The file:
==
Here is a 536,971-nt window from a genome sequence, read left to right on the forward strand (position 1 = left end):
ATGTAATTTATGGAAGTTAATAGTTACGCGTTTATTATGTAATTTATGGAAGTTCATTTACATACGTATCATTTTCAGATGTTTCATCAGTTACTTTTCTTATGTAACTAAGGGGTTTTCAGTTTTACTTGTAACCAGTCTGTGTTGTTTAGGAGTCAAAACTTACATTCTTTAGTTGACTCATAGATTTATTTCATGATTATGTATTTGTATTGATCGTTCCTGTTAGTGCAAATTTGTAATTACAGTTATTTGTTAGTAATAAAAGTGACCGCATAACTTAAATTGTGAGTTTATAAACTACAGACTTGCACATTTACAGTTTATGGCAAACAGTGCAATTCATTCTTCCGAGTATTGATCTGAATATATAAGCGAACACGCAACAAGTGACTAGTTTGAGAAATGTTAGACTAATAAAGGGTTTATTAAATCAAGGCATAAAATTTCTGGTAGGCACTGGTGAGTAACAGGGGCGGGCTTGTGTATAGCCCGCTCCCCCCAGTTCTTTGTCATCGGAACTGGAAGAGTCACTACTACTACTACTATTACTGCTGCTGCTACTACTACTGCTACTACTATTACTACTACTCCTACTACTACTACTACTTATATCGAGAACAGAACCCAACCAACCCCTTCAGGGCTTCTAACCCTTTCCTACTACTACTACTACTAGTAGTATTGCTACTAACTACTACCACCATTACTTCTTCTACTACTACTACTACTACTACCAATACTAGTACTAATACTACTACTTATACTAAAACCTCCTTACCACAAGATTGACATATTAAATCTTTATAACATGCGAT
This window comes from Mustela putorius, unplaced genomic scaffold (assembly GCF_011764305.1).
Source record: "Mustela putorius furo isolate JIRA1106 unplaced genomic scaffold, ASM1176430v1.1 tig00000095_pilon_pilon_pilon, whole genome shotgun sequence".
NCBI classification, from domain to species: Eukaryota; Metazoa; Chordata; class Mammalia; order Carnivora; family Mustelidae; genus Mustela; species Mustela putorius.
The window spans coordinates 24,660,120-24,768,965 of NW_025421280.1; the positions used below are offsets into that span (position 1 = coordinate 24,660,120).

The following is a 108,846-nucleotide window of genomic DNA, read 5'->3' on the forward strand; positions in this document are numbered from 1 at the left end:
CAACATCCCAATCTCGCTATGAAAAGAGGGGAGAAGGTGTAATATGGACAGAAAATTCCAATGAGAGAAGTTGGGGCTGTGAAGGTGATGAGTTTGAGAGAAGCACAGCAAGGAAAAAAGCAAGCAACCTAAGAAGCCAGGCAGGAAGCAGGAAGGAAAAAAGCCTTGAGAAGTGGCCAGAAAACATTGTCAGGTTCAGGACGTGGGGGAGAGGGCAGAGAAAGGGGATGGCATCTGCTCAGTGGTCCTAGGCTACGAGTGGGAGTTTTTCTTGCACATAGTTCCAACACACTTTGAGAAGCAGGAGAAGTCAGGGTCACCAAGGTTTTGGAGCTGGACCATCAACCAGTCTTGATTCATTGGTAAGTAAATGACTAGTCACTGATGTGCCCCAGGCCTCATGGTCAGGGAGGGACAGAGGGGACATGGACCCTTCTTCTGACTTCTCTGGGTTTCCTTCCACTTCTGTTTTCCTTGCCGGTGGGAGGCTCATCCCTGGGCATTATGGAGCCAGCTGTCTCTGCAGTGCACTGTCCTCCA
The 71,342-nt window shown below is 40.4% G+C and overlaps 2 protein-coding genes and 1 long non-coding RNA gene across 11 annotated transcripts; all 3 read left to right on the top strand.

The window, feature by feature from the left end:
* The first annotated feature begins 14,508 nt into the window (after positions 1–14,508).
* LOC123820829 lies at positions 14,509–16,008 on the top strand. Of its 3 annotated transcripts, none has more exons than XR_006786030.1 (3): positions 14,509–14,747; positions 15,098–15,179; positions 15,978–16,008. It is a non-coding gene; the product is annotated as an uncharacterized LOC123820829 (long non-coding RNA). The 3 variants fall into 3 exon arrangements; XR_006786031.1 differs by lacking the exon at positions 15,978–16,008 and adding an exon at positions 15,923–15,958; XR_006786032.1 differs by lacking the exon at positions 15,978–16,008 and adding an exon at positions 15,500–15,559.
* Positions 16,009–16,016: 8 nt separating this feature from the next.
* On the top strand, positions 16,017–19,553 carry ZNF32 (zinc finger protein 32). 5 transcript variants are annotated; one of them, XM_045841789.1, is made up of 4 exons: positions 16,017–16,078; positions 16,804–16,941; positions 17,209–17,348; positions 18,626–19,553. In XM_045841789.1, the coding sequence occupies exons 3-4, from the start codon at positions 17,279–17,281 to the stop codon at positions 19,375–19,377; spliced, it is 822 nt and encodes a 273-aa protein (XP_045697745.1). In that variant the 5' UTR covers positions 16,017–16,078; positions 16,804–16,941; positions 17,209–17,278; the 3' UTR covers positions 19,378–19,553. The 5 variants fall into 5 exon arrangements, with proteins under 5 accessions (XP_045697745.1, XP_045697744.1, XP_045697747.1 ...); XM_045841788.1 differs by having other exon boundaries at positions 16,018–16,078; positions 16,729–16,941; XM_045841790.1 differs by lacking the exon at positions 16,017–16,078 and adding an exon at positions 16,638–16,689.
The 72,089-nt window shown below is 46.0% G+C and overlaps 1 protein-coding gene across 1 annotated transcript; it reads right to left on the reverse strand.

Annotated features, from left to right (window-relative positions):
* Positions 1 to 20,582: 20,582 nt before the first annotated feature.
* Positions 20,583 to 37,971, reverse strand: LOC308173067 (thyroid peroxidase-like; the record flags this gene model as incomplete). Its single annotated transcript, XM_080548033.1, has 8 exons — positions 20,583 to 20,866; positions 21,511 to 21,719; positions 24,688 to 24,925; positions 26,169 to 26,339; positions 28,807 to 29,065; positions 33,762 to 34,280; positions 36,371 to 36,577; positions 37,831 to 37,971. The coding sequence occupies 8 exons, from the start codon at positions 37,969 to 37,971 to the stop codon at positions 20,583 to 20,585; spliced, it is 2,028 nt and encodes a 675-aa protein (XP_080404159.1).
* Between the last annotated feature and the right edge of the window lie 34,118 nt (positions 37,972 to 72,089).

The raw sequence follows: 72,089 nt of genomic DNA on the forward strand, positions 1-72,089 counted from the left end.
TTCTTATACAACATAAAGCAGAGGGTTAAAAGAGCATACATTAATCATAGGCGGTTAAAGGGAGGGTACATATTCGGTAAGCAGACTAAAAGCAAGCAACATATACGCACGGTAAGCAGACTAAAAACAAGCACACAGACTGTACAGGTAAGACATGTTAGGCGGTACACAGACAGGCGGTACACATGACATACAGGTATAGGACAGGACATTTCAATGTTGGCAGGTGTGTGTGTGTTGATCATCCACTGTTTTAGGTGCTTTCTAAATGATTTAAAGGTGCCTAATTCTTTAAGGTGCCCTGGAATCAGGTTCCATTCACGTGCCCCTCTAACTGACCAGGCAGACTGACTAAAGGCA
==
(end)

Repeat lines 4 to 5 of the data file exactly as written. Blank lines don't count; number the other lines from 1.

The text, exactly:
Source record: "Mustela putorius furo isolate JIRA1106 unplaced genomic scaffold, ASM1176430v1.1 tig00000095_pilon_pilon_pilon, whole genome shotgun sequence".
NCBI classification, from domain to species: Eukaryota; Metazoa; Chordata; class Mammalia; order Carnivora; family Mustelidae; genus Mustela; species Mustela putorius.